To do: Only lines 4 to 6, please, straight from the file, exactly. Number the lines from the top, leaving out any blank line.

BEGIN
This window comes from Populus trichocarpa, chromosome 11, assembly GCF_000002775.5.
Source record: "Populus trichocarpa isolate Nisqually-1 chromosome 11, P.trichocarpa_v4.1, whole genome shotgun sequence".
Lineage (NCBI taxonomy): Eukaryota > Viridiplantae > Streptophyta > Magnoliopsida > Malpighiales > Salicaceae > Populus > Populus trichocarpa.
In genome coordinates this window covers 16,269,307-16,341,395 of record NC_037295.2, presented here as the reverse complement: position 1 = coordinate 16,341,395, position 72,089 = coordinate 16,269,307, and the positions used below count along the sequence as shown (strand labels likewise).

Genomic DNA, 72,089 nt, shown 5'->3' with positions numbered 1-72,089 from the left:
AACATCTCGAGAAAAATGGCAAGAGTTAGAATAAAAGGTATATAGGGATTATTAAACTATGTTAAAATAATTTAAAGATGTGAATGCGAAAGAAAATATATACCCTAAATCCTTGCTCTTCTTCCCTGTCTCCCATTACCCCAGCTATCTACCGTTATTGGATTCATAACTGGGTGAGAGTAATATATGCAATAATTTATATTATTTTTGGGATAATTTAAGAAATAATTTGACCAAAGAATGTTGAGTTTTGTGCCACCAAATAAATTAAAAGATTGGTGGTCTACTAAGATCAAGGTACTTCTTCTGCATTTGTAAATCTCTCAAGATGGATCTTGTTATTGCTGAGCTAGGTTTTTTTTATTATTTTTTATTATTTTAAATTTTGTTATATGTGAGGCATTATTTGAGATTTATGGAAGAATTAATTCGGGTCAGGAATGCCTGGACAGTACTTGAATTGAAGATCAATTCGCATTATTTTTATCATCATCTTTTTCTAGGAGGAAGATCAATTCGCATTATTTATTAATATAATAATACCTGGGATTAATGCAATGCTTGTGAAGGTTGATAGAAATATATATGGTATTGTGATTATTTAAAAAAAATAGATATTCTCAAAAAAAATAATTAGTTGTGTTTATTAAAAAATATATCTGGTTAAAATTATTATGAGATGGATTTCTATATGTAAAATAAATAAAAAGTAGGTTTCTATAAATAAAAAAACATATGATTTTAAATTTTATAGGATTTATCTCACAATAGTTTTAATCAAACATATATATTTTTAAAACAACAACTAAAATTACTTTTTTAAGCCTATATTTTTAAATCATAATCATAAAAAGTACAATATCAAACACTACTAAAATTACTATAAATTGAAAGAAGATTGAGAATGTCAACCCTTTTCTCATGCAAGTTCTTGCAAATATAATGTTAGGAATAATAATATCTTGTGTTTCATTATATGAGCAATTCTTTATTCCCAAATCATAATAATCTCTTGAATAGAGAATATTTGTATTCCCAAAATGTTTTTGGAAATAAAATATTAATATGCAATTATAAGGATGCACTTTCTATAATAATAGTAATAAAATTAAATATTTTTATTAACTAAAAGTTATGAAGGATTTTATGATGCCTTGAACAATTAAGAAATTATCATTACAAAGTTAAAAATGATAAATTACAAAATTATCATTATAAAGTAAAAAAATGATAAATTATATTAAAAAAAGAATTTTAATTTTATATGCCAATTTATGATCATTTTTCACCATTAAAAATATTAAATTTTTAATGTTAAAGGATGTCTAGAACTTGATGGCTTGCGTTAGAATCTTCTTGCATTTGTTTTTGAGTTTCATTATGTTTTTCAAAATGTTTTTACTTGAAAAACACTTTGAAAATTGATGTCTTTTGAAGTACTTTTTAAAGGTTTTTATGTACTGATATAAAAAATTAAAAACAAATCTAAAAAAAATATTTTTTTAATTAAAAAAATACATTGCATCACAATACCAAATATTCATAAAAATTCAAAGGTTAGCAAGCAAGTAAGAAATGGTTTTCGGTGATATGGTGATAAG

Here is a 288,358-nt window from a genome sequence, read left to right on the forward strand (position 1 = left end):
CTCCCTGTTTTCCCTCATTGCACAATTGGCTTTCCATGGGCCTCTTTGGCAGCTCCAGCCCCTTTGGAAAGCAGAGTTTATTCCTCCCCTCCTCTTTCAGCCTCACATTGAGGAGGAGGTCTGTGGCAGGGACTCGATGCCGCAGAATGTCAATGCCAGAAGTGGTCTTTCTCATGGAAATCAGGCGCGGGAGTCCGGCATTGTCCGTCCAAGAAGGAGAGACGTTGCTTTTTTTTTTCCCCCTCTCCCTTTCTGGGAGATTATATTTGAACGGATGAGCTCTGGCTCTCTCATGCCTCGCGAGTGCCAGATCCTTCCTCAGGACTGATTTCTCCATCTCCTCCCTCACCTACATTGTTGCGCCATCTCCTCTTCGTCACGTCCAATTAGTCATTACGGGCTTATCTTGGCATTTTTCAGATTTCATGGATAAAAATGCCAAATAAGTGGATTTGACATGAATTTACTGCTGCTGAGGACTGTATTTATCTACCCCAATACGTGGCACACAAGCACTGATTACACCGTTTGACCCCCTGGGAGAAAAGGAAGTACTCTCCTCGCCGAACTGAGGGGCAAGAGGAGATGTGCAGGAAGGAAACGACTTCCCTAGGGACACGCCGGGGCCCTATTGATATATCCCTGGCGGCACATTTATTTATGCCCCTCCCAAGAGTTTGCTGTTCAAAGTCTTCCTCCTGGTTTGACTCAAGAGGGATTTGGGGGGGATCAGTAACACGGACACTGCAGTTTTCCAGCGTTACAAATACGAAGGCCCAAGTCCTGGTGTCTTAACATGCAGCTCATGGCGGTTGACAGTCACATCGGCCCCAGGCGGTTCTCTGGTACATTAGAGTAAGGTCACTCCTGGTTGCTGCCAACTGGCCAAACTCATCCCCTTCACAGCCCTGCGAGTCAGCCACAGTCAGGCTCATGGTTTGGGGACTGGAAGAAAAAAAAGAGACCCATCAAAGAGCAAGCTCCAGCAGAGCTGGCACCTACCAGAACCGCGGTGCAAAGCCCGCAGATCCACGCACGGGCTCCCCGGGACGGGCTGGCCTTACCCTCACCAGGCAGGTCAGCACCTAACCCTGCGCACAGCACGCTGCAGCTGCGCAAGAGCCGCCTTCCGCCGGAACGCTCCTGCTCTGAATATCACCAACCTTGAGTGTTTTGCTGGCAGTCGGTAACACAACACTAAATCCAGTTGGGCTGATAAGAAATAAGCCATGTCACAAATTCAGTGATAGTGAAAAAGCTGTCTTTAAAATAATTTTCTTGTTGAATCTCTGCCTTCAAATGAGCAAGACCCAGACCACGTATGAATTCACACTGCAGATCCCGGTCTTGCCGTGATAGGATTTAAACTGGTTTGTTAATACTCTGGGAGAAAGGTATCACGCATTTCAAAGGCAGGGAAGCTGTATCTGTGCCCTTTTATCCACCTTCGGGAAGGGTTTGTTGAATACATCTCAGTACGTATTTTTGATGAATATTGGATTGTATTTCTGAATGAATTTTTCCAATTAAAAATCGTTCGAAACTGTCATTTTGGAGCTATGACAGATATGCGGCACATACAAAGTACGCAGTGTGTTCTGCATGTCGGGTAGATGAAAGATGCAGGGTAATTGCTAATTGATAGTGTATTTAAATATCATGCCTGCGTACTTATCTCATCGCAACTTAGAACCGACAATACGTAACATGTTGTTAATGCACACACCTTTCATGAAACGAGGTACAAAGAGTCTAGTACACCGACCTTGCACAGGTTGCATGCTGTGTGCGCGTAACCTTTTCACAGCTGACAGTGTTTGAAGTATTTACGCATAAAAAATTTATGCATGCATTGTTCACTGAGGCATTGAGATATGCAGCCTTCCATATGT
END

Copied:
In genome coordinates this window covers 16,269,307-16,341,395 of record NC_037295.2, presented here as the reverse complement: position 1 = coordinate 16,341,395, position 72,089 = coordinate 16,269,307, and the positions used below count along the sequence as shown (strand labels likewise).

Genomic DNA, 72,089 nt, shown 5'->3' with positions numbered 1-72,089 from the left:
AACATCTCGAGAAAAATGGCAAGAGTTAGAATAAAAGGTATATAGGGATTATTAAACTATGTTAAAATAATTTAAAGATGTGAATGCGAAAGAAAATATATACCCTAAATCCTTGCTCTTCTTCCCTGTCTCCCATTACCCCAGCTATCTACCGTTATTGGATTCATAACTGGGTGAGAGTAATATATGCAATAATTTATATTATTTTTGGGATAATTTAAGAAATAATTTGACCAAAGAATGTTGAGTTTTGTGCCACCAAATAAATTAAAAGATTGGTGGTCTACTAAGATCAAGGTACTTCTTCTGCATTTGTAAATCTCTCAAGATGGATCTTGTTATTGCTGAGCTAGGTTTTTTTTATTATTTTTTATTATTTTAAATTTTGTTATATGTGAGGCATTATTTGAGATTTATGGAAGAATTAATTCGGGTCAGGAATGCCTGGACAGTACTTGAATTGAAGATCAATTCGCATTATTTTTATCATCATCTTTTTCTAGGAGGAAGATCAATTCGCATTATTTATTAATATAATAATACCTGGGATTAATGCAATGCTTGTGAAGGTTGATAGAAATATATATGGTATTGTGATTATTTAAAAAAAATAGATATTCTCAAAAAAAATAATTAGTTGTGTTTATTAAAAAATATATCTGGTTAAAATTATTATGAGATGGATTTCTATATGTAAAATAAATAAAAAGTAGGTTTCTATAAATAAAAAAACATATGATTTTAAATTTTATAGGATTTATCTCACAATAGTTTTAATCAAACATATATATTTTTAAAACAACAACTAAAATTACTTTTTTAAGCCTATATTTTTAAATCATAATCATAAAAAGTACAATATCAAACACTACTAAAATTACTATAAATTGAAAGAAGATTGAGAATGTCAACCCTTTTCTCATGCAAGTTCTTGCAAATATAATGTTAGGAATAATAATATCTTGTGTTTCATTATATGAGCAATTCTTTATTCCCAAATCATAATAATCTCTTGAATAGAGAATATTTGTATTCCCAAAATGTTTTTGGAAATAAAATATTAATATGCAATTATAAGGATGCACTTTCTATAATAATAGTAATAAAATTAAATATTTTTATTAACTAAAAGTTATGAAGGATTTTATGATGCCTTGAACAATTAAGAAATTATCATTACAAAGTTAAAAATGATAAATTACAAAATTATCATTATAAAGTAAAAAAATGATAAATTATATTAAAAAAAGAATTTTAATTTTATATGCCAATTTATGATCATTTTTCACCATTAAAAATATTAAATTTTTAATGTTAAAGGATGTCTAGAACTTGATGGCTTGCGTTAGAATCTTCTTGCATTTGTTTTTGAGTTTCATTATGTTTTTCAAAATGTTTTTACTTGAAAAACACTTTGAAAATTGATGTCTTTTGAAGTACTTTTTAAAGGTTTTTATGTACTGATATAAAAAATTAAAAACAAATCTAAAAAAAATATTTTTTTAATTAAAAAAATACATTGCATCACAATACCAAATATTCATAAAAATTCAAAGGTTAGCAAGCAAGTAAGAAATGGTTTTCGGTGATATGGTGATAAG